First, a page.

Three days around the third week in September
Like the Cure Salée, the festival held in the High Atlas town of Imilchil is all about livestock and finding a partner. The most famous example of 600-plus moussems, the event is a homecoming celebration for herders who have spent the summer taking advantage of grazing grounds. The cattle fair adds to the chaos created by souqs (markets) and nomadic campgrounds, which look as striking as the surrounding mountains.
The matchmaking aspect of the festivities possibly began following a Romeo and Juliet–style tragedy. The tribes agreed to allow their young to meet and marry freely at the tomb of Sidi Mohammed Maghani, the Ait Haddidou people’s patron saint. The less romantic explanation is that the French colonial administrators assembled the transitory Berbers to register their births, deaths and marriages.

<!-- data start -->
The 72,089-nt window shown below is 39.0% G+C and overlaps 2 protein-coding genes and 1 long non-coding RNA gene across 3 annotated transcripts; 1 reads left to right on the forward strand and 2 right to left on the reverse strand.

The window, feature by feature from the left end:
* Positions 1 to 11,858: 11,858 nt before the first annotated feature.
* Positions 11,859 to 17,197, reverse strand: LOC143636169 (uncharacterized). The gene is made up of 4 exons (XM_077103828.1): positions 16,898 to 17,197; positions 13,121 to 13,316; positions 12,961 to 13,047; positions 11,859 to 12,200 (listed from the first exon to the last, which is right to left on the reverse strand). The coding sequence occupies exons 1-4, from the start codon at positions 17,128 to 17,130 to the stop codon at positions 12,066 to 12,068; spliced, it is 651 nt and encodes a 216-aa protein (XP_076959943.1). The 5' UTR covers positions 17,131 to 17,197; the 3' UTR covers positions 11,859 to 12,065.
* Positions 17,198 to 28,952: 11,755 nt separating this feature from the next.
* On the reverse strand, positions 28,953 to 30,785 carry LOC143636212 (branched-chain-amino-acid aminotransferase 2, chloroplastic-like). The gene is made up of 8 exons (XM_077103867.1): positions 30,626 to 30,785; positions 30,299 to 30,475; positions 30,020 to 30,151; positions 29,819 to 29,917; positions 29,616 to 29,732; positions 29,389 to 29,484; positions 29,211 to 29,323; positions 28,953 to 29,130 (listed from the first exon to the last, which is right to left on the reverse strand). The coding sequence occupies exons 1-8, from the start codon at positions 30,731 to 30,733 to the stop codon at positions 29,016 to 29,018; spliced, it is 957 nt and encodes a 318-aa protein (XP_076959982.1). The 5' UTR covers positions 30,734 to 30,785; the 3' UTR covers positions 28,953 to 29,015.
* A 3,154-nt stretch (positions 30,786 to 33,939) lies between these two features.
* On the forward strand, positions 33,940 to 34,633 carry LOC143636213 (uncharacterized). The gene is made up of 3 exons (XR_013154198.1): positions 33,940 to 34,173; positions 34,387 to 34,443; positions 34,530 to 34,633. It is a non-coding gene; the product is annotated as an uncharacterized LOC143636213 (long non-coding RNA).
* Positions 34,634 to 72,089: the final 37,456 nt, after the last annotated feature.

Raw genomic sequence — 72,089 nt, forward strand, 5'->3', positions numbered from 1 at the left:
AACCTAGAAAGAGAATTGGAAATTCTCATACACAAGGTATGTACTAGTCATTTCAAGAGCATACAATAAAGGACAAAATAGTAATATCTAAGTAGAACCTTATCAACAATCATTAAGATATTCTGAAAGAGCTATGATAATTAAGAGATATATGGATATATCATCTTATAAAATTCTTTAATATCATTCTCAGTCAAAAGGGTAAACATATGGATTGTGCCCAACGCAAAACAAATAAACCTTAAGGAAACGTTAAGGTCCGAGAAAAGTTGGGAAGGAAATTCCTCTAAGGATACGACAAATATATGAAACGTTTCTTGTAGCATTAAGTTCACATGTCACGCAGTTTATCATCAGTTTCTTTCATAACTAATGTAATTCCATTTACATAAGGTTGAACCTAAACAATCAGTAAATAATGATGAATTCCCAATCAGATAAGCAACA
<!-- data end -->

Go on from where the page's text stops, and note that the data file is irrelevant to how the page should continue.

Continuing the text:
Nicknamed ‘September romance’, the occasion gives singletons the chance to sing, dance and flirt. Available men wear white turbans and their female opposites put on the family silver. If it all goes well, there are mass weddings, followed by a trip to the registrar for a favourite Moroccan activity: paperwork.
2 – get caught up in the romance in the Atlas Mountains.
South of Imilchil, the Todra and Dades gorges lead to the Sahara, where the dunes can be seen in all their wavy glory at Merzouga.
Join in the three-day festival at El-Kelaa M'Gouna in Morocco for song and dance, feasting, souk-like markets and a chariot procession through a shower of rose petals.
Visit Marrakesh during July to see the colour and pace of Morocco's bustling city intensify during the Popular Arts Festival.